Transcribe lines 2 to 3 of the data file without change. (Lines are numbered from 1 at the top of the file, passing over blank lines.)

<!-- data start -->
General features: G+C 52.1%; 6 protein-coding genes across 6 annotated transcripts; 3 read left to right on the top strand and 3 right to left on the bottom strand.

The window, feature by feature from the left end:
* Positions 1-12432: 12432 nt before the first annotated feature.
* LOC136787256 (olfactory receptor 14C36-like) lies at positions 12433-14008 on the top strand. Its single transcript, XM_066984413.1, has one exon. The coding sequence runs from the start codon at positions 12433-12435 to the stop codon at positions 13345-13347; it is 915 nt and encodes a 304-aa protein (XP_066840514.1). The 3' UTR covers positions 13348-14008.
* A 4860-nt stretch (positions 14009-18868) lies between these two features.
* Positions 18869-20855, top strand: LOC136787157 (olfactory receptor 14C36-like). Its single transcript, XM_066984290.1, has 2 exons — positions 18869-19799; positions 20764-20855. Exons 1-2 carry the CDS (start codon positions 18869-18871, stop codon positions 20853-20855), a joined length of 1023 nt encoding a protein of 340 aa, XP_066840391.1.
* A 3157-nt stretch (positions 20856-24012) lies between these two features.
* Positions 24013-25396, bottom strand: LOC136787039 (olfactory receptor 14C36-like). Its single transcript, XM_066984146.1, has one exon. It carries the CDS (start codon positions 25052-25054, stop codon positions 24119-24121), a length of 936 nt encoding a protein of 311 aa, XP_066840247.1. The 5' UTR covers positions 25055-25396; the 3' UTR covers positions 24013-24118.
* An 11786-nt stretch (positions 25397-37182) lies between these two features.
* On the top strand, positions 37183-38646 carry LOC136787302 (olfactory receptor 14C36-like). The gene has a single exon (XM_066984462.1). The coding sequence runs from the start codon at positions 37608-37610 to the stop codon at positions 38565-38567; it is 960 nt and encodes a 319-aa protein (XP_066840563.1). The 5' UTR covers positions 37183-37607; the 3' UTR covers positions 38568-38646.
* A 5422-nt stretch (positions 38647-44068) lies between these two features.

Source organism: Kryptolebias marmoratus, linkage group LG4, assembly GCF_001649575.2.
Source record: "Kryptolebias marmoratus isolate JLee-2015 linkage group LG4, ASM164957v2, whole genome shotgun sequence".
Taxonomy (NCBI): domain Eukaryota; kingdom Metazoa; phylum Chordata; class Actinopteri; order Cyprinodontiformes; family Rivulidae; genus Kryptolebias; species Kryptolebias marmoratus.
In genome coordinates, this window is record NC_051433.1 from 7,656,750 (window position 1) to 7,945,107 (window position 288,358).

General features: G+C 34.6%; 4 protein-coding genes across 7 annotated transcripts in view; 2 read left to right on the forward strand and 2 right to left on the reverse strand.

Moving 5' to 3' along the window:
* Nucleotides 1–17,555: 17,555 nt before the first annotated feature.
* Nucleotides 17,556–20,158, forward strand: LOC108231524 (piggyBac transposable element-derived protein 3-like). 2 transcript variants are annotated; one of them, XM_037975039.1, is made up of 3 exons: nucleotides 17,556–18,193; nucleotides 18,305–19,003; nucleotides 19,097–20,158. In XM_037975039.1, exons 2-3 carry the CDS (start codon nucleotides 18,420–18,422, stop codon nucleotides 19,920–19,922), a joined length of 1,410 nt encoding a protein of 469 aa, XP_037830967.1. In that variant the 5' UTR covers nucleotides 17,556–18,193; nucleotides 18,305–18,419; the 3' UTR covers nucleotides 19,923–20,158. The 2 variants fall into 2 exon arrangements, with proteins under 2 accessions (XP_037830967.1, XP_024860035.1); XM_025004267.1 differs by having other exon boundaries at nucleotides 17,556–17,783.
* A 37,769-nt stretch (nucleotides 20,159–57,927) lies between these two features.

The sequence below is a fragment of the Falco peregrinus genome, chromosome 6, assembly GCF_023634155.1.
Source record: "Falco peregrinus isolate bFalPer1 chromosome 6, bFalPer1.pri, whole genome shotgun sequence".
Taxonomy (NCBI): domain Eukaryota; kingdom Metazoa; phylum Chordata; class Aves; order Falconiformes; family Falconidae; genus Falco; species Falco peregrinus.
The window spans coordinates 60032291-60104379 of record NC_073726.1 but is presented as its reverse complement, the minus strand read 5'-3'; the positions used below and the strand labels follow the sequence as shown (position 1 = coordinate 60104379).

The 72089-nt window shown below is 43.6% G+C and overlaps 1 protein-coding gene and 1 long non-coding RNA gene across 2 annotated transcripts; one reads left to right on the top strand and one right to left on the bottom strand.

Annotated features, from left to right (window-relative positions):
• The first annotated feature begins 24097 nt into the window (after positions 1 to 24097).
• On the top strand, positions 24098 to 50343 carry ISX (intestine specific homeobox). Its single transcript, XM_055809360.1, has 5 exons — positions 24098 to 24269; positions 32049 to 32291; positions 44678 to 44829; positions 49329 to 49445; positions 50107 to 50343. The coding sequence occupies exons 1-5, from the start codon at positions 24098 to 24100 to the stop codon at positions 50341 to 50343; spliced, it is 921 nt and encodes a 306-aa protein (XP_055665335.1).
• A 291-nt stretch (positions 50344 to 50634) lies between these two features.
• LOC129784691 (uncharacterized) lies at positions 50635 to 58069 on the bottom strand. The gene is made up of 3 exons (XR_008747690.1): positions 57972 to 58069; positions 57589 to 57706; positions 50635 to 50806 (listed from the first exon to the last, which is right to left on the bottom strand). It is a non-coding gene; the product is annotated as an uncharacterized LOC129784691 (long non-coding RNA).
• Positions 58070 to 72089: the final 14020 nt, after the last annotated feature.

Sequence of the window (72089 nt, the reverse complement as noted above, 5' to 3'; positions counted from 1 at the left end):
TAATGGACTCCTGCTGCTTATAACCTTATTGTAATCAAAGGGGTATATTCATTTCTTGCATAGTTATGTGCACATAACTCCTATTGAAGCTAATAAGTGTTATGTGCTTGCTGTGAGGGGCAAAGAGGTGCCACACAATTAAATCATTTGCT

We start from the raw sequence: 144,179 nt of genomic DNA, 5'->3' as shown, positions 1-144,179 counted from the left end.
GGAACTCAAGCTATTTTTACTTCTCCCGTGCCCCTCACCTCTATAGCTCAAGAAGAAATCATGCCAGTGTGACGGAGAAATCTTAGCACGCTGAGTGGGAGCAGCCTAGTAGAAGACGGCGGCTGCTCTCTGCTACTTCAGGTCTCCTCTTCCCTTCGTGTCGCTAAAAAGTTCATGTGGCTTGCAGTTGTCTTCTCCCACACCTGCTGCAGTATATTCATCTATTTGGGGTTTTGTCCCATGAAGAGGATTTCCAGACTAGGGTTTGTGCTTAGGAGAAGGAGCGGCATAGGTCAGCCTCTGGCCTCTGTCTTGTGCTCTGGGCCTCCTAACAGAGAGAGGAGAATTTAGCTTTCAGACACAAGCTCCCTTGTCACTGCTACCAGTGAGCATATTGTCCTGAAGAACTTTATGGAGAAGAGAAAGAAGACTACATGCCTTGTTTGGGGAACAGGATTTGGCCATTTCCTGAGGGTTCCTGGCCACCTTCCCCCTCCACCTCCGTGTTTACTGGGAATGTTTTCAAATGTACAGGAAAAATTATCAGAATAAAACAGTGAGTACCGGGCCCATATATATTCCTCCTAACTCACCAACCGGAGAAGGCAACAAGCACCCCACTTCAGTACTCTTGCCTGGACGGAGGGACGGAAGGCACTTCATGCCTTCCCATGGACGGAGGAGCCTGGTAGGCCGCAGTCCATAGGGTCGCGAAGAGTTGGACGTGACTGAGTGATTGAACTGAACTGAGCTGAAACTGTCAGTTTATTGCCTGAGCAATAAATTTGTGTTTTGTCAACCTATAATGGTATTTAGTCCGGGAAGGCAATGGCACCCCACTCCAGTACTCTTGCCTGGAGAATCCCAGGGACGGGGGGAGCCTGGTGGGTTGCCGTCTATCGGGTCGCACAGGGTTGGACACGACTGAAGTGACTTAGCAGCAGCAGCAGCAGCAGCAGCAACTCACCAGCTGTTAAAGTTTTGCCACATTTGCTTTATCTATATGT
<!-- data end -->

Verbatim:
The window, feature by feature from the left end:
* Positions 1-12432: 12432 nt before the first annotated feature.